FAPA.aero | Financing Flight Training & Education

Job-Hunting Pilots

Financing Flight Training & Education

Conor Shine
July 20, 2019

Navigating the financial path through flight training

The transformation of the pilot job market over the last decade has ushered in a new era of financial stability and reinvigorated flying as a desirable career path for talented individuals. Airlines are hiring at a rate that hasn't been seen in decades, if ever, leading to rising wages and improved quality of life for pilots at all stages of their career.

Despite these improvements, getting onto the career path remains a challenge for many aspiring aviators. While there might be a job waiting for you at the end of your flight training, student pilots must still find a way to finance the tens of thousands of dollars needed to attain the requisite skills and ratings.

For many students, that will mean borrowing some or all of the necessary funds to cover the costs of training, to be repaid by earnings as a flight instructor or other cockpit position not requiring an airline transport pilot certificate.

Even though the economic sense behind this proposition have improved drastically, taking on any amount of debt is an important life decision that warrants careful consideration.

It's not the right decision for everyone. But for those with the vision and dedication to see themselves through to the finish line, a growing number of opportunities to earn a living as a professional pilot await.

Getting started

Just as in flying, aspiring pilots considering flight school will need to make a number of pre-departure checks before taking off.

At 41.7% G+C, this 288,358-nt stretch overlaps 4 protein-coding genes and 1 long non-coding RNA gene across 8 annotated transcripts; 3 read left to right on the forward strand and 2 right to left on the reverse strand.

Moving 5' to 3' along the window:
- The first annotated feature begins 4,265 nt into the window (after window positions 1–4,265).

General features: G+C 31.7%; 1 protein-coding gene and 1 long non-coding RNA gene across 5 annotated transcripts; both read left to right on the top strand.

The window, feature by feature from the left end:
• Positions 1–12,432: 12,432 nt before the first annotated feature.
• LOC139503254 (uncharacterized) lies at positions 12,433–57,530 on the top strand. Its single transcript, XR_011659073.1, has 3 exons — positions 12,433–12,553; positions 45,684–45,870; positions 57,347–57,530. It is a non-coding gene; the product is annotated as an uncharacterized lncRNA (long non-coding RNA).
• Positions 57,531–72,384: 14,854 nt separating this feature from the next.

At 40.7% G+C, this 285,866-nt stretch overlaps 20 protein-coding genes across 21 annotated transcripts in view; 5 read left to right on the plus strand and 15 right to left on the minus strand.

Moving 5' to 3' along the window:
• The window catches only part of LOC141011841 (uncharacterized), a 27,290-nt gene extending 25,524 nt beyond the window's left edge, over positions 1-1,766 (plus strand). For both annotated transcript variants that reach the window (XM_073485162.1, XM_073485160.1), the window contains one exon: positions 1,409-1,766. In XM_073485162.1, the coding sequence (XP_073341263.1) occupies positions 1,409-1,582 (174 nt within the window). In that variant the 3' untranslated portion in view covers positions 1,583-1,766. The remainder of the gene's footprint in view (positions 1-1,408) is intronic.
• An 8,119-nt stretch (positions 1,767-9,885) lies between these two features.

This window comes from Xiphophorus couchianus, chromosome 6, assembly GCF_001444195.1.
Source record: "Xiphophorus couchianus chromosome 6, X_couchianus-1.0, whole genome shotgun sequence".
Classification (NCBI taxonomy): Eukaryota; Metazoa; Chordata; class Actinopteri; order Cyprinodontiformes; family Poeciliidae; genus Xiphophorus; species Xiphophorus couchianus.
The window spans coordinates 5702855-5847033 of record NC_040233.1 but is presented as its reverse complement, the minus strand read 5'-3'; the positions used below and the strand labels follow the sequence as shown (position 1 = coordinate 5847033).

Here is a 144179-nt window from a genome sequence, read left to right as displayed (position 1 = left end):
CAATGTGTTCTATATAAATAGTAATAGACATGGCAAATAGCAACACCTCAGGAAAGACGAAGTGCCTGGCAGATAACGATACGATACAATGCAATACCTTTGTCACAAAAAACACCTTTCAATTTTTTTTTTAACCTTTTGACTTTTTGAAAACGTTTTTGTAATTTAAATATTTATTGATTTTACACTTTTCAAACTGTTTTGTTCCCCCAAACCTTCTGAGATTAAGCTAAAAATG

The first is to seriously reflect on their commitment to this endeavor, and their ability to work continuously toward that goal.

"One of the biggest things people forget to ask, they think of our college and they think it's traditional semester stuff. That 17 months is straight through," said Jackie Murchison, senior admissions advisor and primary flight recruiter at Spartan College of Aeronautics and Technology. "It's not come every other day. It's full time, Monday through Friday, possibly Saturdays or Sundays. It's a full-time 40 hour a week job."

While there's always a chance unforeseen circumstances interrupt your studies, one of the surest ways to have flight school costs escalate out of control is to start your training only to stall out part way through.

Once you've made that check, it's time to think about how you're going to pay for flight school. Costs for training these days typically falls between $80,000 to $100,000 including tuition, fees, living expenses and supplies over the six to nine month training period.

There are some scholarships available to help defray those costs, but they typically are worth only a few hundred or few thousand dollars. Some pilots have reported the ability to pay for all of their training through scholarships, but the process of applying and qualifying is nearly a full-time job.

GI benefits for veterans — or their spouse or dependents — can also be put toward flight training, though they're not guaranteed to cover the full cost.

That means student loans remain the most common ways to pay for training, though some are able to afford it out of personal savings or by borrowing through a home equity loan.

If you're planning to borrow, keep in mind that federal student loan and grant programs are only available if you're attending an aviation school that offers an accredited, degree-granting program. Going that route has its advantages depending on your career goals and prior educational background, but it isn't strictly necessary.

Many students will therefore find themselves turning to the private educational loan market to finance their flight training. Reputable flight schools and lenders are aware of the unique circumstances of pilot training and take those factors into account when structuring loan offers.

Cadet academies established by the likes of American Airlines and Delta Air Lines also offer access to low-cost sources of financing through pre-existing relationships with lenders.

In general, students with established credit and work history will qualify for loans, but adding a cosigner can help measurably lower the interest rates you're offered.